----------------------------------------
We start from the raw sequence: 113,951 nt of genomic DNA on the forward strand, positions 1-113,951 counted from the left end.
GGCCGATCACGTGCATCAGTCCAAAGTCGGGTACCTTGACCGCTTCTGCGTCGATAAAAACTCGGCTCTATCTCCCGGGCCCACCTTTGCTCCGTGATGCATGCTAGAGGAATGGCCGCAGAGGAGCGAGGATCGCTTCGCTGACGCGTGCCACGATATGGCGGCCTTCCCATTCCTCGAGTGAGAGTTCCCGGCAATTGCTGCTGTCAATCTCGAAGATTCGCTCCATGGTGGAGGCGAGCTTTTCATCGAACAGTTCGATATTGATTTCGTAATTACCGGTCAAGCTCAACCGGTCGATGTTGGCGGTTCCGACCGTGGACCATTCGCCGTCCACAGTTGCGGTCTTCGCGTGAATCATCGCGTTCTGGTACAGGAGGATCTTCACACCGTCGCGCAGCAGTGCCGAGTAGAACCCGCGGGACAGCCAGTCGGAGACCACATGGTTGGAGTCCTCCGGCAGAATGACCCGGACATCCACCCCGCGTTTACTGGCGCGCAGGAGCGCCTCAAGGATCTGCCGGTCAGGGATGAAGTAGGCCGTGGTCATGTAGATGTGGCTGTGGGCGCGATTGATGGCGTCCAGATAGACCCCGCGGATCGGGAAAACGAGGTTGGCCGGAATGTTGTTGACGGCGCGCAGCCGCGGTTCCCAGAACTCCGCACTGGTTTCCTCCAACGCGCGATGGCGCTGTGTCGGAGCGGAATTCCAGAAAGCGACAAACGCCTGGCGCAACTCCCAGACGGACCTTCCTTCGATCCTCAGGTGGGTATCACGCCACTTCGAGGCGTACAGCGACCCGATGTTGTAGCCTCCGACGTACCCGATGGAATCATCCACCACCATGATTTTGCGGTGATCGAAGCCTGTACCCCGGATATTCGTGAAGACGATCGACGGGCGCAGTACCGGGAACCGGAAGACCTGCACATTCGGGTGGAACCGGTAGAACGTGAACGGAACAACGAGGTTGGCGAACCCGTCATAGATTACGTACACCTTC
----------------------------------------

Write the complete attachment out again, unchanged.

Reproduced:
We start from the raw sequence: 113,951 nt of genomic DNA on the forward strand, positions 1-113,951 counted from the left end.
GGCCGATCACGTGCATCAGTCCAAAGTCGGGTACCTTGACCGCTTCTGCGTCGATAAAAACTCGGCTCTATCTCCCGGGCCCACCTTTGCTCCGTGATGCATGCTAGAGGAATGGCCGCAGAGGAGCGAGGATCGCTTCGCTGACGCGTGCCACGATATGGCGGCCTTCCCATTCCTCGAGTGAGAGTTCCCGGCAATTGCTGCTGTCAATCTCGAAGATTCGCTCCATGGTGGAGGCGAGCTTTTCATCGAACAGTTCGATATTGATTTCGTAATTACCGGTCAAGCTCAACCGGTCGATGTTGGCGGTTCCGACCGTGGACCATTCGCCGTCCACAGTTGCGGTCTTCGCGTGAATCATCGCGTTCTGGTACAGGAGGATCTTCACACCGTCGCGCAGCAGTGCCGAGTAGAACCCGCGGGACAGCCAGTCGGAGACCACATGGTTGGAGTCCTCCGGCAGAATGACCCGGACATCCACCCCGCGTTTACTGGCGCGCAGGAGCGCCTCAAGGATCTGCCGGTCAGGGATGAAGTAGGCCGTGGTCATGTAGATGTGGCTGTGGGCGCGATTGATGGCGTCCAGATAGACCCCGCGGATCGGGAAAACGAGGTTGGCCGGAATGTTGTTGACGGCGCGCAGCCGCGGTTCCCAGAACTCCGCACTGGTTTCCTCCAACGCGCGATGGCGCTGTGTCGGAGCGGAATTCCAGAAAGCGACAAACGCCTGGCGCAACTCCCAGACGGACCTTCCTTCGATCCTCAGGTGGGTATCACGCCACTTCGAGGCGTACAGCGACCCGATGTTGTAGCCTCCGACGTACCCGATGGAATCATCCACCACCATGATTTTGCGGTGATCGAAGCCTGTACCCCGGATATTCGTGAAGACGATCGACGGGCGCAGTACCGGGAACCGGAAGACCTGCACATTCGGGTGGAACCGGTAGAACGTGAACGGAACAACGAGGTTGGCGAACCCGTCATAGATTACGTACACCTTC